Each federal district has a large amount of discretion over local USPO policy. For this reason, the treatment of probationers and supervisees can vary widely. However, because of the policy set forth in Monograph 109 (available here), much of how those under federal supervision are treated remains similar everywhere.
Generally, when an inmate of the federal Bureau of Prisons (BOP) is released from custody, that inmate goes to a halfway house. Once their time in the halfway house is finished, a term of supervised release begins. Initially the level of supervision on the outset is the highest it will be for the supervisee. This includes residential visits from the PO to approve housing, and a visit or two to the supervisee’s job site to verify employment.
Monthly in-person visits from a PO are common in the first months of supervision. After a year or so (maybe even sooner) those visits become more infrequent. This signifies a change in “Supervision Intensity” or some such phrase as used by the local USPO. A supervisee will rarely hear of the internal policy or paperwork involved in the levels of supervision, but the intensity by which the supervision occurs can be easily observed.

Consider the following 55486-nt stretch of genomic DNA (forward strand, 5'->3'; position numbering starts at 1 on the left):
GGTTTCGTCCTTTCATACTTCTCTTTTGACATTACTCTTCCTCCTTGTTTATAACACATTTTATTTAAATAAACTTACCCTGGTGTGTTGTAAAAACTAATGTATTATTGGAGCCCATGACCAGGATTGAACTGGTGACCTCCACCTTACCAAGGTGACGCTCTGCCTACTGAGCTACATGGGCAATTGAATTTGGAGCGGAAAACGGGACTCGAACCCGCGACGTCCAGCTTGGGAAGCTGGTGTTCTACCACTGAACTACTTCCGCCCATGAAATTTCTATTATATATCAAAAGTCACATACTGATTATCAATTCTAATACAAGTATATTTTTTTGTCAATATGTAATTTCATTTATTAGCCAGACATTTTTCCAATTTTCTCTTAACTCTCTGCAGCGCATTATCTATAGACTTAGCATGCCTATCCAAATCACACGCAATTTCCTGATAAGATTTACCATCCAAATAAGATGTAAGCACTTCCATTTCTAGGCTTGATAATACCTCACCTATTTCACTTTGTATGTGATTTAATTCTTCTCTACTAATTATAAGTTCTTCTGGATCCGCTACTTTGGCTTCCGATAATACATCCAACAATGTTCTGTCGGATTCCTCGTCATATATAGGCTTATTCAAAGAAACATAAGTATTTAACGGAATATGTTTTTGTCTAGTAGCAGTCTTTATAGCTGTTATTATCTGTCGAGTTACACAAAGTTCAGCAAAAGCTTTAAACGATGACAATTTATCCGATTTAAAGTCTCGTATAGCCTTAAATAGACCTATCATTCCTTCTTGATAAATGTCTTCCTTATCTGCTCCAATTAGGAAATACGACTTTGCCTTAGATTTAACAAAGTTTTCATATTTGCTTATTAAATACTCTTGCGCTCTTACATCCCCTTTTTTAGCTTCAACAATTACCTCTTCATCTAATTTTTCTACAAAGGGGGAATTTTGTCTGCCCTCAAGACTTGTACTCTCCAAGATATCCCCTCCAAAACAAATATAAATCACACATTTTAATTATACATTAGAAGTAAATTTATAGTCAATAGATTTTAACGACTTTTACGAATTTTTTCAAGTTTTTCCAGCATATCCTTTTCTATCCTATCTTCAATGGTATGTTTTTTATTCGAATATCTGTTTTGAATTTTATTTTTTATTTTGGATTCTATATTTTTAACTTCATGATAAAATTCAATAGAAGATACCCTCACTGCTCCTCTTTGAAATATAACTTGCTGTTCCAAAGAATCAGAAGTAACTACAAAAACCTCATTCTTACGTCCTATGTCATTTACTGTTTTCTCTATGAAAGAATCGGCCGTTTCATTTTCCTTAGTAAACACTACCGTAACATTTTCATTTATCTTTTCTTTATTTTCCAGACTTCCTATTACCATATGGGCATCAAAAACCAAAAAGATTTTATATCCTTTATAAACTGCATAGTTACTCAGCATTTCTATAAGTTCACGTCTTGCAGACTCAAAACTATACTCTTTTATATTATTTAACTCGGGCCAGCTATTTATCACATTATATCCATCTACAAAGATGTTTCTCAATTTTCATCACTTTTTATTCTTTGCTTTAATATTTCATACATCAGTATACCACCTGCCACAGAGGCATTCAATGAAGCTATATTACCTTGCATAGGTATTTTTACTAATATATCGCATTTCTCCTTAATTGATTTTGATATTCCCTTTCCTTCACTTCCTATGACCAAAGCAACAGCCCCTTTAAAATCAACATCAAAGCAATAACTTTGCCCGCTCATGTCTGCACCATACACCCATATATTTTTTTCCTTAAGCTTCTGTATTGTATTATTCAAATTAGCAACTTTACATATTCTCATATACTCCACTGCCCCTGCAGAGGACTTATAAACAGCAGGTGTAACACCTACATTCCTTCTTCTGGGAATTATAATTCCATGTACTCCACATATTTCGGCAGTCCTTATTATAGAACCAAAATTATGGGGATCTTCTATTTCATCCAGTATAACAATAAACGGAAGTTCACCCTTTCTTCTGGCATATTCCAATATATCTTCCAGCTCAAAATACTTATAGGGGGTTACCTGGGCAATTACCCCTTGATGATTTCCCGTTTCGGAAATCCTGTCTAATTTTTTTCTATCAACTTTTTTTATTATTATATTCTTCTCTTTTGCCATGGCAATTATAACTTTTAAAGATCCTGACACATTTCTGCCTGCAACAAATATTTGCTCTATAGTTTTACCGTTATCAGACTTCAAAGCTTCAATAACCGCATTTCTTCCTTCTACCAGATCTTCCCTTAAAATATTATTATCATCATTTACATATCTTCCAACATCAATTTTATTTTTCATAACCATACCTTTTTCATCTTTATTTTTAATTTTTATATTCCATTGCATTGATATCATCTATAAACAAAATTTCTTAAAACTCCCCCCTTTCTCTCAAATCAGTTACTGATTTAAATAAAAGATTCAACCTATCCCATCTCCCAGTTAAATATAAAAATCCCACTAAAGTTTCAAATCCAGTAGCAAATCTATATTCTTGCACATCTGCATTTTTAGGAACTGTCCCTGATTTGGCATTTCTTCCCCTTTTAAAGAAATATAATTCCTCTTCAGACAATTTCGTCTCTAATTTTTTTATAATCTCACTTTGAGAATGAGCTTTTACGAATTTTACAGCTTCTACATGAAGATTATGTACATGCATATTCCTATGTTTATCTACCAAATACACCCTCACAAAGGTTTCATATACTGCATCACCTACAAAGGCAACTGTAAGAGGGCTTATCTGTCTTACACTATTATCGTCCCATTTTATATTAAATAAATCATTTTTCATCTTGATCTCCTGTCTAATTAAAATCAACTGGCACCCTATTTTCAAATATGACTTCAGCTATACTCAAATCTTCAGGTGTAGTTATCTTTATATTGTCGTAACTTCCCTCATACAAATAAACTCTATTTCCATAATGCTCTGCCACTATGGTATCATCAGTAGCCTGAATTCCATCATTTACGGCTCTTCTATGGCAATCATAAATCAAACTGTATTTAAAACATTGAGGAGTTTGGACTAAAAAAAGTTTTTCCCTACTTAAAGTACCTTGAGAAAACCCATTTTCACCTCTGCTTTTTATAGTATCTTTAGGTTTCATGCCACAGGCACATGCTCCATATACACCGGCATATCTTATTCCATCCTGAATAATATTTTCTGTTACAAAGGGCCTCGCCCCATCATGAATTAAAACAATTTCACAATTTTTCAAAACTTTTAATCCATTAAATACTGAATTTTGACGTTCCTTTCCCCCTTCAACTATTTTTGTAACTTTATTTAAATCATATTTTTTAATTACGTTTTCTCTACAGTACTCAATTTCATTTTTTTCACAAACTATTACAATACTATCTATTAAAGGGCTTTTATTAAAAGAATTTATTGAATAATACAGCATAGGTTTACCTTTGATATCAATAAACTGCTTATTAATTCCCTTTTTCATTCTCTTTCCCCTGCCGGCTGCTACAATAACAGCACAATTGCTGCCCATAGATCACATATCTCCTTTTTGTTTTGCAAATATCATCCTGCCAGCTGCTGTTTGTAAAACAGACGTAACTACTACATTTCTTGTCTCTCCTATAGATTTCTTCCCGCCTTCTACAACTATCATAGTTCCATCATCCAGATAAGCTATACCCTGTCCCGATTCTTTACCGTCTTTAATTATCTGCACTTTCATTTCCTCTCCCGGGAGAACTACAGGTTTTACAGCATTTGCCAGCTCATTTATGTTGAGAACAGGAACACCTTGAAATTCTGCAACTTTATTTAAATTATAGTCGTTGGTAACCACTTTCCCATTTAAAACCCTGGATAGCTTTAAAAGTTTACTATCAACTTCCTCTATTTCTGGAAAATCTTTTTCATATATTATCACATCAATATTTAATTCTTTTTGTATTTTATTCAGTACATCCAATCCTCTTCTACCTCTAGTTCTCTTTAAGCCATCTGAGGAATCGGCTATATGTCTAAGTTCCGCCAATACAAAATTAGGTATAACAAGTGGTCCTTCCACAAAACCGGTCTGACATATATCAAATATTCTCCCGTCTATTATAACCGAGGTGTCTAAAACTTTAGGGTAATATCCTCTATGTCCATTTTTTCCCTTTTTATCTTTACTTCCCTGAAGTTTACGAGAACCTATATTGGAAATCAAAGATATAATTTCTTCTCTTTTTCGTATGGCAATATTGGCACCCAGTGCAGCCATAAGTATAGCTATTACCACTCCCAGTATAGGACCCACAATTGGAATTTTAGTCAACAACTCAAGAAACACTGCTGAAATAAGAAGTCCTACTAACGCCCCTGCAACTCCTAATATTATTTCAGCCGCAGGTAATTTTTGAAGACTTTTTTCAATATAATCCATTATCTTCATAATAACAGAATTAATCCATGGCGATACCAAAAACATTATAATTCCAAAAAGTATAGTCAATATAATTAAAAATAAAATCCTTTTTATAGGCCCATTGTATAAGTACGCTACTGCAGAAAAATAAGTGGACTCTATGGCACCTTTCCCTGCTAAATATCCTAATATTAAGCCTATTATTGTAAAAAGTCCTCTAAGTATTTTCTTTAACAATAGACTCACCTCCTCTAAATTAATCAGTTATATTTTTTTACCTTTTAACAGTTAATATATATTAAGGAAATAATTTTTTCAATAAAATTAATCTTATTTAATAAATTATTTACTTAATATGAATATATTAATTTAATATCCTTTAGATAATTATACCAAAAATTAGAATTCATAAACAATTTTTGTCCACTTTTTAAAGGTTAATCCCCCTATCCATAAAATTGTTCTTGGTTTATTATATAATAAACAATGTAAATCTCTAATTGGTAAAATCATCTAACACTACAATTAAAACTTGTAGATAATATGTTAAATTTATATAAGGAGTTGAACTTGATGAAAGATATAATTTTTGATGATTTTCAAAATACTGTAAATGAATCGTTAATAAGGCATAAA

Different districts have different names and levels of supervision, but this observation is important! Read on to find out why…
Why You Should Care
There are a lot of reasons to want to get off of federal supervision as fast as possible, and those will be covered in a later post. How often you see your probation officer is discussed above and illuminates information that is important to this cause. Why, you ask?